Hit More Fairways by Teeing the Golf Ball Correctly

From Mark Blackburn On March 24, 2020

Distance off the tee will certainly be an advantage for players this weekend at the PGA Championship. But hitting it miles won't mean a thing if those drives are long and crooked. At Bethpage Black, the... second cut of rough is so thick that just getting the ball back onto the fairway cut can be a challenge.

Finding fairways at Bethpage Black requires a little strategic thinking on the part of players. For example, take the dogleg designs used by A.W. Tillinghast on many of the holes on the Black Course. Tillinghast laid out holes that bend left-to-right and right-to-left to test the ability of players to hit shots of every shape, knowing that skilled players will curve the ball to fit the shape and direction of the hole.

Fading the ball, curving it left-to-right on a hole that doglegs left-to-right greatly improves the chances of hitting and holding the fairway. Those holes are infinitely harder for players who can only draw the ball (curving the ball right-to-left for a right-hander).

But what if you're among the vast majority of players who can't work the ball on command like the pros? What if your natural shot only curves one way?

Well, we have good news, because Titleist staff member Mark Blackburn shared a simple tip that doesn't require any adjustments at all to your natural swing mechanics. It just takes a little understanding of your own ball flight and some new thinking as far as where you should tee the ball up.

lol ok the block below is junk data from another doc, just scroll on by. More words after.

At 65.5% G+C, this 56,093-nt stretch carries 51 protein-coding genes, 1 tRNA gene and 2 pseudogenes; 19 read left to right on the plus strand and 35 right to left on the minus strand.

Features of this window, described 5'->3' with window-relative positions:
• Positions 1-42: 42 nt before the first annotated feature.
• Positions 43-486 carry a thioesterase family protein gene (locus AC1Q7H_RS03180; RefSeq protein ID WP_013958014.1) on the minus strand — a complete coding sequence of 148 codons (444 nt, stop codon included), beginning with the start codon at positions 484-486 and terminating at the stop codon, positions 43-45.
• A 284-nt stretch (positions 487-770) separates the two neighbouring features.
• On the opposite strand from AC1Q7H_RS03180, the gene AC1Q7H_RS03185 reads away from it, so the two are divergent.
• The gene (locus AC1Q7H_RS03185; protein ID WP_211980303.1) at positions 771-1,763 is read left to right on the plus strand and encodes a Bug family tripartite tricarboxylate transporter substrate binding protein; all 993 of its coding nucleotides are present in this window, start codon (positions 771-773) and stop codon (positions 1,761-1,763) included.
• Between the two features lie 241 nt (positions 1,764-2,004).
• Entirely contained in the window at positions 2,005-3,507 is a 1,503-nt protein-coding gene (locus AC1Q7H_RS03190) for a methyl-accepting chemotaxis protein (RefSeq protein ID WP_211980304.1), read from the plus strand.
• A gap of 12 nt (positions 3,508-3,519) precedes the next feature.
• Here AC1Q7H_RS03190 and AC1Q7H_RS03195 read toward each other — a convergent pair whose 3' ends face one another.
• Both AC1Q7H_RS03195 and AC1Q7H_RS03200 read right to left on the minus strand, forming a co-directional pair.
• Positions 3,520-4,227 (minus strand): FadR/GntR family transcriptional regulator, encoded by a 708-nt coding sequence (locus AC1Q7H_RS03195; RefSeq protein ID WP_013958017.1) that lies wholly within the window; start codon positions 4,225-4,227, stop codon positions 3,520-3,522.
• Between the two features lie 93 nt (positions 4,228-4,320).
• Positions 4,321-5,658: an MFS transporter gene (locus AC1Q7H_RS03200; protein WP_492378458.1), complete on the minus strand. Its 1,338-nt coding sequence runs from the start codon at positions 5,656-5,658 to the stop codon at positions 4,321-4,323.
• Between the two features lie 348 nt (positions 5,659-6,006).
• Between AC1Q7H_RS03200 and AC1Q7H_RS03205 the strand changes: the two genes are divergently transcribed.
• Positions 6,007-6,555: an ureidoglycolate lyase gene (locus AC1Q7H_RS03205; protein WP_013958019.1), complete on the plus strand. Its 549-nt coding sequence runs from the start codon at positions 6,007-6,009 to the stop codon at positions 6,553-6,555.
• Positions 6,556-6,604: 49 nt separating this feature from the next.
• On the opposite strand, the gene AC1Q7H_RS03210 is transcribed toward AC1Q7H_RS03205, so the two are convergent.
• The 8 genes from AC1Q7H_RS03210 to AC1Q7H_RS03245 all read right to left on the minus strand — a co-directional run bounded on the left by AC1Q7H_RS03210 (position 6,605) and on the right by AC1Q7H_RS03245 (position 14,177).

Enjoy the video above and let us know if Mark's strategy helps you to find the short grass more often.

Distance off the tee will certainly be an advantage for players this weekend at ... the PGA Championship. But hitting it miles won't mean a thing if those drives are long and crooked. At Bethpage Black, the second cut of rough is so thick that just getting the ball back onto the fairway cut can be a challenge.

Finding fairways at Bethpage Black requires a little strategic thinking on the part of players. For example, take the dogleg designs used by A.W. Tillinghast on many of the holes on the Black Course. Tillinghast laid out holes that bend left-to-right and right-to-left to test the ability of players to hit shots of every shape, knowing that skilled players will curve the ball to fit the shape and direction of the hole.

Fading the ball, curving it left-to-right on a hole that doglegs left-to-right greatly improves the chances of hitting and holding the fairway. Those holes are infinitely harder for players who can only draw the ball (curving the ball right-to-left for a right-hander).

But what if you're among the vast majority of players who can't work the ball on command like the pros? What if your natural shot only curves one way?

Well, we have good news, because Titleist staff member Mark Blackburn shared a simple tip that doesn't require any adjustments at all to your natural swing mechanics. It just takes a little understanding of your own ball flight and some new thinking as far as where you should tee the ball up.

Enjoy the video above and let us know if Mark's strategy helps you to find the short grass more often.

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